Choosing A Whey Protein Supplement
When it comes to protein, quality is just as important as quantity. Whey protein is generally better quality than plant-based protein because it offers all nine essential amino acids. However, not all whey protein powders are created equal.
First, choose the type of whey protein best for you. Whey concentrate is the most common type, followed by whey isolate and hydrolysate. Overall, whey concentrate is considered to have the most nutritional benefit. However, whey isolate and hydrolysate contain less lactose, making them good options for people with digestive issues.
Next, take a look at the ingredients label when you choose a whey protein. Some brands are full of fillers, sweeteners and other unnecessary ingredients. To get the best quality protein powder, avoid added sugar, sweeteners, hydrogenated oils, fillers and dyes as much as possible. These ingredients are added to enhance the texture and flavor of some protein powders. However, some of these ingredients can slow down results and even cause uncomfortable symptoms such as bloating and diarrhea.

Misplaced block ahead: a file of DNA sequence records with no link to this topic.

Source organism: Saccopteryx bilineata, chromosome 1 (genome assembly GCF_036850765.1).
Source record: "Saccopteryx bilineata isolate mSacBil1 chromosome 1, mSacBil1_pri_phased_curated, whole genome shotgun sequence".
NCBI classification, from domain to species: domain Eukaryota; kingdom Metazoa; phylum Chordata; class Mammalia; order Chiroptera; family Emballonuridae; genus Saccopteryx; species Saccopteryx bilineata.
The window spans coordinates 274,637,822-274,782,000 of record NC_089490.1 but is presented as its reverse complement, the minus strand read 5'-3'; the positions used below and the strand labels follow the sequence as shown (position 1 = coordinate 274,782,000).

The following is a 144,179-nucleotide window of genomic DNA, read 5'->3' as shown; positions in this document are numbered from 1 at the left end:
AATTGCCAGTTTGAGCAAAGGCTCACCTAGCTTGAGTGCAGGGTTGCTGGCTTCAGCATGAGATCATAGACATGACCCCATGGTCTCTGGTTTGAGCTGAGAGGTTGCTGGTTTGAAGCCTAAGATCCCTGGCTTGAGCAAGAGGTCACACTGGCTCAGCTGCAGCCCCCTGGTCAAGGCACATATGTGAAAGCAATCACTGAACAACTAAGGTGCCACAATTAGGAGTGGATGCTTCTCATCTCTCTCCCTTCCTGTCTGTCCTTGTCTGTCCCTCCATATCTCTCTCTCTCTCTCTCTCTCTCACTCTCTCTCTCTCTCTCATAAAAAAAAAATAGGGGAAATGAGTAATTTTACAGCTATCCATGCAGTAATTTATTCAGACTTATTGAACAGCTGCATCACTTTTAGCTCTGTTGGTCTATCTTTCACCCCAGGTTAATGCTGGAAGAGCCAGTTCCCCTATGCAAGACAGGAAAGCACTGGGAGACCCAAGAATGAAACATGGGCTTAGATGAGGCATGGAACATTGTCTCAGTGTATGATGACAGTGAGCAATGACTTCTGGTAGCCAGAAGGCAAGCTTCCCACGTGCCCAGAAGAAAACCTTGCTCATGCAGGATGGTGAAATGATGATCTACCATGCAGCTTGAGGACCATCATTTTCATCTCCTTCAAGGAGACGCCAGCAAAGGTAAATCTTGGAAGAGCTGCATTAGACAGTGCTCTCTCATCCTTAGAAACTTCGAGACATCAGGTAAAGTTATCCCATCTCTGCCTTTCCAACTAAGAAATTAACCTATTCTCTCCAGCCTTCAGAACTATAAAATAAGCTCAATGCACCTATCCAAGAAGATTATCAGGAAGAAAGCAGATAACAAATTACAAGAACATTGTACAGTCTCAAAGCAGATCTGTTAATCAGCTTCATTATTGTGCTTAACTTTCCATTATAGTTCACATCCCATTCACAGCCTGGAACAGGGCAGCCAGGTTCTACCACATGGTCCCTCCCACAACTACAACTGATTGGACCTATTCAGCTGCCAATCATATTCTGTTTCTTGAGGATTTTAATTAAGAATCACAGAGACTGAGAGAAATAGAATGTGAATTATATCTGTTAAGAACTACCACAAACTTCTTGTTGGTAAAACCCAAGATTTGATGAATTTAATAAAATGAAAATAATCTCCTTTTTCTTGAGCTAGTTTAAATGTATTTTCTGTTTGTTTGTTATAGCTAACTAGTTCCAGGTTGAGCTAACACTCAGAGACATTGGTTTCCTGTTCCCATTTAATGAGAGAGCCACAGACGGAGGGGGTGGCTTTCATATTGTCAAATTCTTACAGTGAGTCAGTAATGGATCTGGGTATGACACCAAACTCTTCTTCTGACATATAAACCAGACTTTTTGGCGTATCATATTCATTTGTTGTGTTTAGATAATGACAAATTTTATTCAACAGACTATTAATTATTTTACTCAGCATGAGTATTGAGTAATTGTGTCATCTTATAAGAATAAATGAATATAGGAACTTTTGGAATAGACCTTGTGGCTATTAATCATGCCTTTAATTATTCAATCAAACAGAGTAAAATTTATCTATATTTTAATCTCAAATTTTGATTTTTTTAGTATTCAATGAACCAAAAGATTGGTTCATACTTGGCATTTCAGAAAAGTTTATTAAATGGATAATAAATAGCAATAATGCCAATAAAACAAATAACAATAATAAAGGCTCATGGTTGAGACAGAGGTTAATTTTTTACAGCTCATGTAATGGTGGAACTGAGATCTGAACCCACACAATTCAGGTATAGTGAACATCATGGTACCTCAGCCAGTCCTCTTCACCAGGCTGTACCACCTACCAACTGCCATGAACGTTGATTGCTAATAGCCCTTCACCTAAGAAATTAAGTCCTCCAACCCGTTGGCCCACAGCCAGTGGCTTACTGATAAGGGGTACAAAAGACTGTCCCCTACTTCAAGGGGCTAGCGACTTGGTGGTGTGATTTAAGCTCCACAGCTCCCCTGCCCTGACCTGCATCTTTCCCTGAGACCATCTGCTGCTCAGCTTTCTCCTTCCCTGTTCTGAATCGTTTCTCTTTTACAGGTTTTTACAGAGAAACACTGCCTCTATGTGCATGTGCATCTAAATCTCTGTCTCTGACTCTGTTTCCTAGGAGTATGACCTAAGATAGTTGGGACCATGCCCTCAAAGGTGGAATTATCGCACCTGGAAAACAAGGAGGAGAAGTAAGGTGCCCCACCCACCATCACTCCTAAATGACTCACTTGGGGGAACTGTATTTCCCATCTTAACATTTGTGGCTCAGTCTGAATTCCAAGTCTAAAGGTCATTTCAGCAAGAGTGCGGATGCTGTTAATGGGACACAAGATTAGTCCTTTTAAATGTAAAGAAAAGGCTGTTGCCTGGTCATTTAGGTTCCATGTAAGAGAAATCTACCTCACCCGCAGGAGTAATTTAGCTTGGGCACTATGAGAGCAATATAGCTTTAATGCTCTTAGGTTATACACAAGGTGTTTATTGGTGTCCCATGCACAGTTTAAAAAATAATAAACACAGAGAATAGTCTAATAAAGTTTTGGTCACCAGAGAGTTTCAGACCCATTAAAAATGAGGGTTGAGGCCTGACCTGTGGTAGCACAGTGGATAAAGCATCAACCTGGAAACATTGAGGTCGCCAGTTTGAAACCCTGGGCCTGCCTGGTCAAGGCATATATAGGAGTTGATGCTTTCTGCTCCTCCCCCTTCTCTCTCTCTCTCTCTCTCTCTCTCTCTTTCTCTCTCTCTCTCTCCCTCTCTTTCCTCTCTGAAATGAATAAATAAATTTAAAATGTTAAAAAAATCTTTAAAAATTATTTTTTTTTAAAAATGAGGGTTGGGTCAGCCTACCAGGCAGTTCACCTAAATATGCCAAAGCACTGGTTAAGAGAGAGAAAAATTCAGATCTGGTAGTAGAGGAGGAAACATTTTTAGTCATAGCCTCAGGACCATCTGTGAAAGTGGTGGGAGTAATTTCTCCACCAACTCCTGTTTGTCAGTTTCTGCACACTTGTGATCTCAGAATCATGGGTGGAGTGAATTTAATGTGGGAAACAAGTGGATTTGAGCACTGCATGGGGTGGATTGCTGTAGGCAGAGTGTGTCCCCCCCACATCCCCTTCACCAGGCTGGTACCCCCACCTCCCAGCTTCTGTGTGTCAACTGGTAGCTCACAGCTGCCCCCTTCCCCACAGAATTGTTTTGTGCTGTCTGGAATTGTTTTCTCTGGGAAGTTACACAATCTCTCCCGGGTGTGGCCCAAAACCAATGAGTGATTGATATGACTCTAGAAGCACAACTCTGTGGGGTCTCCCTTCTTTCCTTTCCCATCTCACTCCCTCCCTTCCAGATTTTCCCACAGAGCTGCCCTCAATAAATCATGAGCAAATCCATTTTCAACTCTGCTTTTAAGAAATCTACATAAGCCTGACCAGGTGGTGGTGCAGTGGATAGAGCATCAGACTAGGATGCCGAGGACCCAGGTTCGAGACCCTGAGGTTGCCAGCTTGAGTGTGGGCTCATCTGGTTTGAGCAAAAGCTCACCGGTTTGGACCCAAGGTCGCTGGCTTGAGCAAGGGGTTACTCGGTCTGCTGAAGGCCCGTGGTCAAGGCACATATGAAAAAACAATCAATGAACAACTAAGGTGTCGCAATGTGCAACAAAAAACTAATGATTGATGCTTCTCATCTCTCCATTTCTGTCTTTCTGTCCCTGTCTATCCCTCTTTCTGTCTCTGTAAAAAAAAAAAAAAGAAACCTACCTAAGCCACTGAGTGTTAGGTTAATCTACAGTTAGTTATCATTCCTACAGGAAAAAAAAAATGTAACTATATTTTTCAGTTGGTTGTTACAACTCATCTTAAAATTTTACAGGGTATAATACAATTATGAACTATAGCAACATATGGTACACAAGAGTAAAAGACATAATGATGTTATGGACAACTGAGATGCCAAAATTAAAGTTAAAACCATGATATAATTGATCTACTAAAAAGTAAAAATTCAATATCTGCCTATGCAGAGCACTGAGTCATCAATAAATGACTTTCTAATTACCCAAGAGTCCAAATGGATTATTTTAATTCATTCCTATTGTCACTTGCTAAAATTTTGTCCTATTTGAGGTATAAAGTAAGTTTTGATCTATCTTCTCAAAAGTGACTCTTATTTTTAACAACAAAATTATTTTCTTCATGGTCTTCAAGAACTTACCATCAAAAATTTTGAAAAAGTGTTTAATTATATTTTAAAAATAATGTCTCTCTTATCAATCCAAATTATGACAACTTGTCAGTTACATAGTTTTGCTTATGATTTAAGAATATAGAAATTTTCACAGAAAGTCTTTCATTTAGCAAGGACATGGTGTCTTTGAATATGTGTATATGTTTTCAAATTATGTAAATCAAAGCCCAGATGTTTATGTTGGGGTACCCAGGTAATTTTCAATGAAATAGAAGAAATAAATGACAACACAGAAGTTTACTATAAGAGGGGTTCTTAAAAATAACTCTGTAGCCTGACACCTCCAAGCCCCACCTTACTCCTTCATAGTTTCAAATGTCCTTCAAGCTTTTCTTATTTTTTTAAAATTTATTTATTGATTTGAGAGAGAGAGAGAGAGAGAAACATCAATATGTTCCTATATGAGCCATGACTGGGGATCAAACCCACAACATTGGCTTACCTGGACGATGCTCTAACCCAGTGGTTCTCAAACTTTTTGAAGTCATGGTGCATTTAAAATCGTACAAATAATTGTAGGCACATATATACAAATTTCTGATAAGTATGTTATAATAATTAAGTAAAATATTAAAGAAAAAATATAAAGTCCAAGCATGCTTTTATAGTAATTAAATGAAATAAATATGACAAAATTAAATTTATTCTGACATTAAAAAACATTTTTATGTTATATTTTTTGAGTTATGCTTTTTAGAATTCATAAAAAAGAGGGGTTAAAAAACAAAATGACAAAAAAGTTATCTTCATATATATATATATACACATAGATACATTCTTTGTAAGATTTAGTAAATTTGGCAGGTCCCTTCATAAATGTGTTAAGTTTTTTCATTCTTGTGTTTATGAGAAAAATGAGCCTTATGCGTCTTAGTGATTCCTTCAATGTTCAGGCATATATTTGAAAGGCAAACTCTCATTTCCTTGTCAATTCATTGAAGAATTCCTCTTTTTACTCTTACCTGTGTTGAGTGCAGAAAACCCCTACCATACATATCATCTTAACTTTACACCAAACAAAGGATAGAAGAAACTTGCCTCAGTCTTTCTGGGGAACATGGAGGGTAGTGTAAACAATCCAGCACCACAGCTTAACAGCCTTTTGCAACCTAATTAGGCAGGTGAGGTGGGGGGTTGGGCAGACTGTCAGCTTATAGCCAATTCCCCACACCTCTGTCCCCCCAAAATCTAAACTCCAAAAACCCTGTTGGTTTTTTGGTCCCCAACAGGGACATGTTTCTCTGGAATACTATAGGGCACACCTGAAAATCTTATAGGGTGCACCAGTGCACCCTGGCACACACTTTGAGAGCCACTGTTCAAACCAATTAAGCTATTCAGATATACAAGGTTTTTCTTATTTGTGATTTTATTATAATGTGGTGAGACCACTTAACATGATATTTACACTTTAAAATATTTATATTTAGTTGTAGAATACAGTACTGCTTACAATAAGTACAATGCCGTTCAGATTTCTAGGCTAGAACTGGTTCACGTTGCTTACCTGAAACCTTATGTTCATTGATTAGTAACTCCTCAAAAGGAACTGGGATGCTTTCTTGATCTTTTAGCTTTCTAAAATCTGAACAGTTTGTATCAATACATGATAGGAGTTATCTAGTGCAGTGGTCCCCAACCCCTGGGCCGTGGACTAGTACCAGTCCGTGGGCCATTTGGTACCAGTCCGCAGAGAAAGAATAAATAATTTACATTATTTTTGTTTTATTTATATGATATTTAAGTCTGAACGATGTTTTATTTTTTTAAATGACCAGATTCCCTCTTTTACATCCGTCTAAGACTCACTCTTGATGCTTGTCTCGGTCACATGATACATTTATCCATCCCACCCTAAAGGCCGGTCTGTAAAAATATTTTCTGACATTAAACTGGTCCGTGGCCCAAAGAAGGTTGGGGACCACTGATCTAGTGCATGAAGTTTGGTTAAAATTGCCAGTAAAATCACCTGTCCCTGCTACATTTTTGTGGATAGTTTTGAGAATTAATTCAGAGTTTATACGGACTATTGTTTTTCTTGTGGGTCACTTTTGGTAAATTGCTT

Finally, the highest quality whey protein will have a short list of ingredients, using only vitamins and minerals as additives. The healthiest options are also made with grass-fed whey and use natural sweeteners like monk fruit or coconut sugar.
Getting enough protein is essential for weight loss and building muscle. The amount of protein you need depends on your activity levels and your goals. If your goals have plateaued, adjusting your diet to increase protein may help you get back on track. Whether you’re aiming to lose weight or build muscle, taking whey protein is a convenient way to add protein to your diet while also fueling with fast-absorbing amino acids.
Although this article emphasizes the amount of protein you need, it’s important to remember that quality matters too. This is true for the type of whey protein you choose as well as your overall diet quality. Avoid products with added sweeteners, fillers and dyes and be sure to choose products and foods with whole, high-quality ingredients.